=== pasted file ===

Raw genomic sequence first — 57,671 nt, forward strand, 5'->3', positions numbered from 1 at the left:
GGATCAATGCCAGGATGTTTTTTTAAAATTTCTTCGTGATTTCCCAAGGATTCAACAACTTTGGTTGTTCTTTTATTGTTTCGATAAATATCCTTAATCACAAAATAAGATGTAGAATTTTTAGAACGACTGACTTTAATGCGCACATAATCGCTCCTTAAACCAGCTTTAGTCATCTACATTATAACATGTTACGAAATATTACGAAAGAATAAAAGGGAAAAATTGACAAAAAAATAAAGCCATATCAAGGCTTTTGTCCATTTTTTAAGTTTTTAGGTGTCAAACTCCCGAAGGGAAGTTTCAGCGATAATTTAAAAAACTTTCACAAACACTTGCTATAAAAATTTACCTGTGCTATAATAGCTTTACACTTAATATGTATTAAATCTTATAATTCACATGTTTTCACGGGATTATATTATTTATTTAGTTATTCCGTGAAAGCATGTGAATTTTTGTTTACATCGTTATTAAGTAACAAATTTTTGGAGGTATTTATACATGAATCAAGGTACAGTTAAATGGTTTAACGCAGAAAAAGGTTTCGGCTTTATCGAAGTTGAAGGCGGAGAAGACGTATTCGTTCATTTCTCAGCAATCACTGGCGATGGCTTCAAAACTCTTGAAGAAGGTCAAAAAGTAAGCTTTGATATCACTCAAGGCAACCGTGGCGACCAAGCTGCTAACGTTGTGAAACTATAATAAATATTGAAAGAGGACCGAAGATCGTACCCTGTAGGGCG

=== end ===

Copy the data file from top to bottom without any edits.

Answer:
Raw genomic sequence first — 57,671 nt, forward strand, 5'->3', positions numbered from 1 at the left:
GGATCAATGCCAGGATGTTTTTTTAAAATTTCTTCGTGATTTCCCAAGGATTCAACAACTTTGGTTGTTCTTTTATTGTTTCGATAAATATCCTTAATCACAAAATAAGATGTAGAATTTTTAGAACGACTGACTTTAATGCGCACATAATCGCTCCTTAAACCAGCTTTAGTCATCTACATTATAACATGTTACGAAATATTACGAAAGAATAAAAGGGAAAAATTGACAAAAAAATAAAGCCATATCAAGGCTTTTGTCCATTTTTTAAGTTTTTAGGTGTCAAACTCCCGAAGGGAAGTTTCAGCGATAATTTAAAAAACTTTCACAAACACTTGCTATAAAAATTTACCTGTGCTATAATAGCTTTACACTTAATATGTATTAAATCTTATAATTCACATGTTTTCACGGGATTATATTATTTATTTAGTTATTCCGTGAAAGCATGTGAATTTTTGTTTACATCGTTATTAAGTAACAAATTTTTGGAGGTATTTATACATGAATCAAGGTACAGTTAAATGGTTTAACGCAGAAAAAGGTTTCGGCTTTATCGAAGTTGAAGGCGGAGAAGACGTATTCGTTCATTTCTCAGCAATCACTGGCGATGGCTTCAAAACTCTTGAAGAAGGTCAAAAAGTAAGCTTTGATATCACTCAAGGCAACCGTGGCGACCAAGCTGCTAACGTTGTGAAACTATAATAAATATTGAAAGAGGACCGAAGATCGTACCCTGTAGGGCG